5. Add gnocchi and spices and simmer on low for 10 minutes, stirring occasionally.
  6. Taste to adjust seasonings and serve with fresh parsley.

Sauted Mushrooms

Viviana's Kitchen

I was avoiding posting this for a while because I couldn’t remember what I found the recipe, but I finally recalled that I watched a video for it – so thank God for Youtube history searcher!

I used a lot of mushrooms in my dishes during lent, and I had a lot of button mushrooms the day I made this side dish. It’s a relatively simple recipe and, even better, is you can visually follow along with the video. Enjoy!

P.S. Don’t forget you can follow me on Instagram for more photography! @vivianapodinaphotography

Buddha Bowls: The Easiest Meal Ever

Viviana's Kitchen

I don’t recall how I came across Buddha Bowls in the first place, but it was probably while browsing Pinterest a few months ago. I was immediately drawn to the rich colors of all the vegetables together and, since it was Lent season, the easiness of making them.

As for why they’re called Buddha Bowls, the best thing I could find was this article, where writer Rachel Tepper Paley delves into the composition of the bowls and interviews an Instagrammer. This part stuck out to me as the most “informative”, as far as informative goes for the title of the article.

At their core, Lein said, Buddha bowls are about “balancing the different types of food that you eat,” and not eating too much of any one thing.

Essentially, Buddha Bowls consist of one type of grain (quinoa, rice, bulgar, etc), greens (kale, spinach, lettuce, arugula, etc), healthy carbs (chickpeas, beans, etc) and veggies (carrots, broccoli, tomatoes, literally whatever). As you can imagine, the possibilities are basically endless.

I made a relatively simple version using Qrunch quinoa burgers and roasting chickpeas in turmeric. I will say that in these photos, I used broccoli, but I’ve also used thinly sliced red cabbage drizzled with EVOO and vinegar and it’s soooo good. I also made tzatziki sauce from scratch Recipe below!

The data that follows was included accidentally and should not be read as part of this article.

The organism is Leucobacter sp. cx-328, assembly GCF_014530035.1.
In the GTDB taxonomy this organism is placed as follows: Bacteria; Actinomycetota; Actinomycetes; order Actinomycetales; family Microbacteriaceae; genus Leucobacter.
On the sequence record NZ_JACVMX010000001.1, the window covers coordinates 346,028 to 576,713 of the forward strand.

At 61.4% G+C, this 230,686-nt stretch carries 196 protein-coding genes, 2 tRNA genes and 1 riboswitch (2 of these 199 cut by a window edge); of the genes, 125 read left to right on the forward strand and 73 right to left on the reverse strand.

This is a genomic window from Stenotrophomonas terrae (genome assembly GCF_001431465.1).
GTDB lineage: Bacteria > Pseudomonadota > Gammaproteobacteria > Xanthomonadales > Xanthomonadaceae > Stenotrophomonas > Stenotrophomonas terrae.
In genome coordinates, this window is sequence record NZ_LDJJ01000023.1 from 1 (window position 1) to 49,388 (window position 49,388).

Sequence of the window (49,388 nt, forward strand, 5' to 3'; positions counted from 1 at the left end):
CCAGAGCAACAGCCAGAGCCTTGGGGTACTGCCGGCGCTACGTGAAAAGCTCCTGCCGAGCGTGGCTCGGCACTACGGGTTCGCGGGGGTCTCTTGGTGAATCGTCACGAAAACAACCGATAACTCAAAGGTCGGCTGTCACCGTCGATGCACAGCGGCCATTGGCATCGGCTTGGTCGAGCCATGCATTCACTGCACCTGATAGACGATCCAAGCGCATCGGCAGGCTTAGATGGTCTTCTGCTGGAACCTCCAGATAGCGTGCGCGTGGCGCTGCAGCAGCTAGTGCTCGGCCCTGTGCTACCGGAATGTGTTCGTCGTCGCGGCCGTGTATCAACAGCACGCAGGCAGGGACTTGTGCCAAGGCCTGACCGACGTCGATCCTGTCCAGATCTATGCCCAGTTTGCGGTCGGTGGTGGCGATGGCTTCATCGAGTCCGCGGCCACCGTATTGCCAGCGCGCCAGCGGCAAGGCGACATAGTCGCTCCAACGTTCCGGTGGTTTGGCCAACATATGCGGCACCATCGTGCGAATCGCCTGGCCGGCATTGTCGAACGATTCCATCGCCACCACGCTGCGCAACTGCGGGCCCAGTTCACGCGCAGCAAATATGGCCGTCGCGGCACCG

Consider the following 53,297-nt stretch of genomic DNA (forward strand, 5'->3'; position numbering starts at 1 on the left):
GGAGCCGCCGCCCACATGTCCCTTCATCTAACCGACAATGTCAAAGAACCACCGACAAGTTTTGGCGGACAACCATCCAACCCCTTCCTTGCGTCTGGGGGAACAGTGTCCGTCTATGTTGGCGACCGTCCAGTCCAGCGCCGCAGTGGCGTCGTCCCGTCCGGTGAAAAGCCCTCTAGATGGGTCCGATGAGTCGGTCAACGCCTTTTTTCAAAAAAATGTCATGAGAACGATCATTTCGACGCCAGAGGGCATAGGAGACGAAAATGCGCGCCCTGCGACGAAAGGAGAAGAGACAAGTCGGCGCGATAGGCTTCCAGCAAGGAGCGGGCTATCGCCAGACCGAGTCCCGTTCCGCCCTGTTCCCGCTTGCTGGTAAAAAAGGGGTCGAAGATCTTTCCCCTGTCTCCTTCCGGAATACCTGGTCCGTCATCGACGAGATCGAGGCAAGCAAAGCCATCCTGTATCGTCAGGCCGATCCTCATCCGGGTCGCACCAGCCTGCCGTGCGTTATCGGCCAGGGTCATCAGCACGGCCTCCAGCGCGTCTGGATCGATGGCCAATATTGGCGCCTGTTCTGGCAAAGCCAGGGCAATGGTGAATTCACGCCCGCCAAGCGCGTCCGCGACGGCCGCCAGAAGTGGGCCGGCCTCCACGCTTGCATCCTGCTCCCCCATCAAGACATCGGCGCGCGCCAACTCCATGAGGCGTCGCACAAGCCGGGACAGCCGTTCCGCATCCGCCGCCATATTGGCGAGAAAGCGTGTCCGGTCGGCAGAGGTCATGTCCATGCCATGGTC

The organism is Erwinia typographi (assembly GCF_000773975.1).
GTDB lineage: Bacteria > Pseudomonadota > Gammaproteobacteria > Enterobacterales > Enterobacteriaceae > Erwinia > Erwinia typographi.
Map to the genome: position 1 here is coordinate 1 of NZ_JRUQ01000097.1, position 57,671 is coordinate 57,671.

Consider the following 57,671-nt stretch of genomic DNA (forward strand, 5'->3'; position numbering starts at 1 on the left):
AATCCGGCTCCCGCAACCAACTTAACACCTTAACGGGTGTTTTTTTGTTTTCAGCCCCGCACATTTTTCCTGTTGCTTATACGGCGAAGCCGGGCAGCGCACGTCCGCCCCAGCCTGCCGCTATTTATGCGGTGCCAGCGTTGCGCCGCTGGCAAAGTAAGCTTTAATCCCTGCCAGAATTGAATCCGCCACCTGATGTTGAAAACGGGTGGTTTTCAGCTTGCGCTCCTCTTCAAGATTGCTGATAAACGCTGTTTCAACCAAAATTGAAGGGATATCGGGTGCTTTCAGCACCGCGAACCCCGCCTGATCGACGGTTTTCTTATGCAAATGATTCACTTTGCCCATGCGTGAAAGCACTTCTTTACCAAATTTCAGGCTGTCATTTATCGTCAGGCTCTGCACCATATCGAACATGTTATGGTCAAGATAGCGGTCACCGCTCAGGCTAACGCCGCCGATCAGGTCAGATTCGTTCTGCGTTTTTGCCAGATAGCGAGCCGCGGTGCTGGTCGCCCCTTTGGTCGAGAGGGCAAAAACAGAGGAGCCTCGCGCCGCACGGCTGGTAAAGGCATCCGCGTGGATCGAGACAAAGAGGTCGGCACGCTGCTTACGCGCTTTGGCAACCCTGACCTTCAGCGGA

Ingredients

1 Qrunch quinoa burger
1 fat carrot
1 handful broccoli
1 can chickpeas
turmeric powder
spray oil
salt and pepper

Directions

  1. In a pan, fry your quinoa burger until cooked through. Make sure to spray the pan beforehand to avoid sticking. Crush with a utensil once done and set in your bowl.
  2. In another pan, cook your chickpeas with turmeric powder, salt and pepper. Spray your chickpeas with spray oil so they don’t stick to your pan while they’re cooking.
  3. Steam your broccoli by boiling water in a pot, place your broccoli in a strainer, and cover with a pot lid. Let sit until your desired firmness. I like mine on the crunchier side. Plus, I like to not kill off all of the vitamins and minerals in my food.
  4. For the carrot, in the photos you can see I’ve chopped it, but grating your carrot will create a better texture contrast and be easy to eat. Grating your carrot will also allow its juice to come through and give the dish a little moisture.
  5. Assemble, eat!

Bonus: Tzatziki Recipe

4 tbsp Chobani plain greek yogurt
1/4 cup finely diced cucumber
handful fresh dill
juice from 1/4 of a lemon
3 cloves garlic, finely diced or grated
salt and pepper to taste

1. Combine all ingredients, refrigerate, serve.

P.S. Don’t forget you can follow me on Instagram for more photography! @vivianapodinaphotography

Vegetarian Tomato Mushroom Soup

Viviana's Kitchen

During Lent season, I found a bunch of recipes on Foodgawker for a multitude of vegetarian and vegan foods that fit my family’s lifestyle. This is one that I really enjoyed making and it was also quite easy.

I think everyone should know how to make at least one soup from scratch – cause then you know how make about a thousand different soups from scratch.

This particular recipe uses tomato concentrate; I don’t want to call it advanced, but it might require you going out of your way to get an extra ingredient or two.

Here’s the link to the recipe itself, or, if you’re lazy, check out my altered recipe below.

DSC_7546copy

Ingredients

1 medium onion, sliced
2 tbsp butter
1 clove garlic, minced (I always add like 2-3)
16 oz. (about 4 c.) sliced fresh mushrooms
1-2 leek stalks, chopped
2-3 carrots, peeled and chopped
1 (14.5 oz.) can veggie broth – OR – mix 1 tbsp Vegeta seasoning with 14 oz water
1 cup water
1/4 cup tomato paste
1 tbsp balsamic vinegar ( I used apple cider vinegar)
1/2 tsp salt
1/4 tsp pepper
2 tbsp chopped fresh parsley

Directions

1. Chop up your onion, leek and carrots, mince the garlic. In a 2-quart saucepan or Dutch oven, melt butter over medium heat.
2. Add onion, leek, carrots, and garlic; saute for about 5 minutes until tender.
3. Add mushrooms. Cover and cook for 5 minutes.
4. Stir in veggie broth, water, tomato paste, vinegar, salt, and pepper. Bring to a boil.
5. Reduce heat and simmer, covered, for 20 minutes.
6. Sprinkle each serving with parsley.